Why are Monet, Picasso, and Dali so popular? What makes their combinations of shapes and colors any better than the combination that a kindergartner creates at school? According to panelists at the Spring Arts Management Colloquium at American University, it’s all about the brain.
The February 22 colloquium, titled “Beauty and the Brain,” explored the growing field of neuroaesthetics, with an emphasis on the visual brain. The event began with a lecture by artist Shahin Shikhaliyev, whose work was recently showcased in the Kreeger Lobby of the Katzen Arts Center.
Shikhaliyev was born in Baku, Azerbaijan, and earned his degree in visual arts from Azerbaijan State Art College. Most noted for his oil paintings, his work includes black-and-white drawings, etchings, and video. He has also collaborated on multiple large-scale public art projects.
Shikhaliyev’s recent work explores the evolutionary development of visual perception and the science of the mind. His paintings represent the reality of what the brain perceives at the earliest moments of sight, before one’s brain forms the image. He is primarily concerned with the transfer of optical energy, as well as the interplay between sight and the other systems of the brain that control concept and meaning. He thinks of his paintings as charged with his own energy, and he believes that they are alive and engaging the people and environments around them.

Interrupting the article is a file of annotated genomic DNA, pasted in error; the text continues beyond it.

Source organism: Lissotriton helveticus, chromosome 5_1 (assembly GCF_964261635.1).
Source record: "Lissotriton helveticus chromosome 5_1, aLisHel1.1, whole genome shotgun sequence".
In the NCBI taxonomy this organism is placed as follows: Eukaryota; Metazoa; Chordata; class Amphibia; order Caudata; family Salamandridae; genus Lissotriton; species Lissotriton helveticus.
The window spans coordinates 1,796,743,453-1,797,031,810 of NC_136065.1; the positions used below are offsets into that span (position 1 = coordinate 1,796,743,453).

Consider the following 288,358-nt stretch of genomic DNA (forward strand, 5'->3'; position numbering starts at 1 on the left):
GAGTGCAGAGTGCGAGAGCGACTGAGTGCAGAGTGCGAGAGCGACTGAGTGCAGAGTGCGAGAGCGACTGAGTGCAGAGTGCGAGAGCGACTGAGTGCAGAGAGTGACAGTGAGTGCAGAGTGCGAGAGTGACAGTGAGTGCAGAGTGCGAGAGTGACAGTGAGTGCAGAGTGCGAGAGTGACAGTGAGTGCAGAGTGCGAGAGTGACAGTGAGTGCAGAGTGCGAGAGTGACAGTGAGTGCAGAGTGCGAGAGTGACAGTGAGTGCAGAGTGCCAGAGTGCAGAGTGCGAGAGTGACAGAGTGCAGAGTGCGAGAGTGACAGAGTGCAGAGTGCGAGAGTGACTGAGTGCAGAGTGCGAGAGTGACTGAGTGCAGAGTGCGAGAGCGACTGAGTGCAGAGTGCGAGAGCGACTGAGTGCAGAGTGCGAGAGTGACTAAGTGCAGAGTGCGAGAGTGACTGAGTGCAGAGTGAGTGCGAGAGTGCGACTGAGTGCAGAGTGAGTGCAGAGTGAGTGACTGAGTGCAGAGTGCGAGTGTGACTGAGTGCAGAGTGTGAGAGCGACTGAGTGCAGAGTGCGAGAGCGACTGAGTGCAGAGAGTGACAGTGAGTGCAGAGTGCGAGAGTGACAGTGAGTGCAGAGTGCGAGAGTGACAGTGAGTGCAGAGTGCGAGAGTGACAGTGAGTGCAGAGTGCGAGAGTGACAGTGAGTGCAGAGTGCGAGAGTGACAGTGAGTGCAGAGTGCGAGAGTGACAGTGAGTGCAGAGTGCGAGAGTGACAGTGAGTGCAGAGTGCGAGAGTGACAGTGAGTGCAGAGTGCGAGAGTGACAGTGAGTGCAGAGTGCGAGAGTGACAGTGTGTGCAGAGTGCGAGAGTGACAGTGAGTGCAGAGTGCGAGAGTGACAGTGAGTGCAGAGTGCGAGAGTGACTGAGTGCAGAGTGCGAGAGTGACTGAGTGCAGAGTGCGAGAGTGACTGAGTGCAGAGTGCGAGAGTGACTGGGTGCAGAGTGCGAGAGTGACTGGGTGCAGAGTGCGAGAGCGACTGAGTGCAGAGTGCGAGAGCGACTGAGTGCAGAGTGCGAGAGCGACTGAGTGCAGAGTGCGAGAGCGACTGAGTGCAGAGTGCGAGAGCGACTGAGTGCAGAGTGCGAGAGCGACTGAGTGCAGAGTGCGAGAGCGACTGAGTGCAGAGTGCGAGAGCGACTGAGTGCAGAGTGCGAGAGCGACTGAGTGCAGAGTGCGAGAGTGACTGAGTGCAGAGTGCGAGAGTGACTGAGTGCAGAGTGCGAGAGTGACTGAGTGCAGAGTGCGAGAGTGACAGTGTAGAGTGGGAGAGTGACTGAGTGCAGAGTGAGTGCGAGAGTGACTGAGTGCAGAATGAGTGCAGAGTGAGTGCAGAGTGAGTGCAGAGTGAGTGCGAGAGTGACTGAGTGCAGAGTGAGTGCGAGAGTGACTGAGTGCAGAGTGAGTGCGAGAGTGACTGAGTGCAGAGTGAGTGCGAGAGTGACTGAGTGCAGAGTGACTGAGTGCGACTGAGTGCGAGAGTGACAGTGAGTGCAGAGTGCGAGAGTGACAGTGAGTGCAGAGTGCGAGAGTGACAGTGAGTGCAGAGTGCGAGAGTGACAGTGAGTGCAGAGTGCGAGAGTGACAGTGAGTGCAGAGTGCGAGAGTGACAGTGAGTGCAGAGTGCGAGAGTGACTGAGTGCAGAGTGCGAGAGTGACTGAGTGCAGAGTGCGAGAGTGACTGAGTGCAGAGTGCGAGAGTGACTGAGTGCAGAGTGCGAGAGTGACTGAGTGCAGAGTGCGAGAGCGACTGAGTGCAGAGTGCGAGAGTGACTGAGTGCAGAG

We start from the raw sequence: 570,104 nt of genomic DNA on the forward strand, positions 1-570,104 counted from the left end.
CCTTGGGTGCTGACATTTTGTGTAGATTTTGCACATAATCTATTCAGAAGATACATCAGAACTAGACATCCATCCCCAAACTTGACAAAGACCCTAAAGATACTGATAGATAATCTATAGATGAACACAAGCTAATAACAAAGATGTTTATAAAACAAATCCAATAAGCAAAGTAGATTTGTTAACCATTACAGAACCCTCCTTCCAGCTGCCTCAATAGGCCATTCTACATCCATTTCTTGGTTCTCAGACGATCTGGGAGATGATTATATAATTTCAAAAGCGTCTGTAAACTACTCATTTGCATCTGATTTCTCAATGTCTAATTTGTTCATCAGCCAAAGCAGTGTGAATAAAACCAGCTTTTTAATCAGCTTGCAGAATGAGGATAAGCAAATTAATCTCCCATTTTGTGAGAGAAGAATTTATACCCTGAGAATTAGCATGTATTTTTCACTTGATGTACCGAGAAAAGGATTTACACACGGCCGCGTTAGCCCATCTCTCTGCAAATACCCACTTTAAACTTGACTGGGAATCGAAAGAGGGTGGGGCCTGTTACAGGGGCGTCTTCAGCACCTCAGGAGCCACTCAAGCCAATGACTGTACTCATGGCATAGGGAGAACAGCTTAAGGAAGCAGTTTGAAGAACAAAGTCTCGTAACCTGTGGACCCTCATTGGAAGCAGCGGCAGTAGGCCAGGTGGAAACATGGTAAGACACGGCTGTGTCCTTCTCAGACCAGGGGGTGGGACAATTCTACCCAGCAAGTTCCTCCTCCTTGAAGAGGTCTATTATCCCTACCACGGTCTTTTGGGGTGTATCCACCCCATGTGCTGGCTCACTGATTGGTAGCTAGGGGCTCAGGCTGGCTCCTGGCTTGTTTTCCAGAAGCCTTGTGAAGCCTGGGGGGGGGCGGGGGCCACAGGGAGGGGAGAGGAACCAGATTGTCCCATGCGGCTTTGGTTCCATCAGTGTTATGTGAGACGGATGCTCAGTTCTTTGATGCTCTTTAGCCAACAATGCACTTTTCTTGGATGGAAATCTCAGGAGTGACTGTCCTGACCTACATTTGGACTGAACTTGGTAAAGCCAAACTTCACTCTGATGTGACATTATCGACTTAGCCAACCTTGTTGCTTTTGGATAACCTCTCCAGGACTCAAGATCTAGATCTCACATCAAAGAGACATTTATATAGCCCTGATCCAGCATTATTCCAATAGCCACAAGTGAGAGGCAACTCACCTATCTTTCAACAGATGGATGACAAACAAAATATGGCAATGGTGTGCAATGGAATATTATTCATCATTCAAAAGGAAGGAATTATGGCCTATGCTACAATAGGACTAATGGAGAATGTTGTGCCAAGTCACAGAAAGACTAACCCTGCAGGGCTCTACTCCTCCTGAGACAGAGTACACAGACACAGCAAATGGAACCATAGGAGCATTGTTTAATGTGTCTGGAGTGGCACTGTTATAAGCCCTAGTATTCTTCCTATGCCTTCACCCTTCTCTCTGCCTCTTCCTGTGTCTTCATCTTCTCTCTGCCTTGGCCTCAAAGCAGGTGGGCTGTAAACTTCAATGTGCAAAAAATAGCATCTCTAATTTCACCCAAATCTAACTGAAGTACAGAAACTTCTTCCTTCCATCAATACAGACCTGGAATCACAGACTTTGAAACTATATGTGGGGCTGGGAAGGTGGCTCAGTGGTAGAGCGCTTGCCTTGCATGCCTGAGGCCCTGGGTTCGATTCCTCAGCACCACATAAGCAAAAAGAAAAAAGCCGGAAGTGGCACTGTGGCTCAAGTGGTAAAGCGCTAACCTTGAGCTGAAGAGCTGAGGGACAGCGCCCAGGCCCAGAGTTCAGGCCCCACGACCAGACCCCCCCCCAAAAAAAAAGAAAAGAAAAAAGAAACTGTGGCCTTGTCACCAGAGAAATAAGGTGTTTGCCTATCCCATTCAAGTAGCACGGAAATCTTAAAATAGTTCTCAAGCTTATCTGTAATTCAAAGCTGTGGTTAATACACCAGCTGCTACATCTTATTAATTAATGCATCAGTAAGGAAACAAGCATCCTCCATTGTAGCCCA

In his lecture, Shikhaliyev discussed how the brain recognizes and interprets line, shape, perceived motion, and light within a piece of art. “It’s not really what you draw; it is how your drawing is perceived,” he said.
Shikhaliyev’s lecture was followed by a panel discussion. Joining the artist on the panel was Terry Davidson, AU psychology professor and director of the Center for Behavioral Neuroscience, and Arthur Shapiro, an AU psychology professor who specializes in visual perception and cognitive neuroscience. The panel was moderated by AU Arts Management professor Andrew Taylor.
“What we try to understand is the relationship between the brain function and behavioral function,” Davidson said. “And behavioral function includes things like learning, memory, emotion, and perception.”
Shapiro’s work is similar but focuses more on the visual system of the brain. “I am interested in understanding the relationship between the physical world and the biology of the visual system and how that translates into how we perceive the world,” he stated during the panel.
“I also want to understand the cellular structure of the visual system and what happens when light is changed into something biological. We look at paintings and we think we see lines and shapes, but in reality our brain is responding to signals and reactions from our eyes.”
Also discussed were how certain types of art and stimuli activate particular areas of the brain, how the brain interprets the different stimuli, and how adding or subtracting aspects to a piece of art can completely change how it is perceived.
Another interesting topic was how the brain functions when a person perceives beauty. According to Shapiro, the frontal cortex of the brain increases its activity at these times. “It looks like when you make a beauty judgment, those areas of the brain are particularly important. This area of the brain is very involved in decisions and the value process.”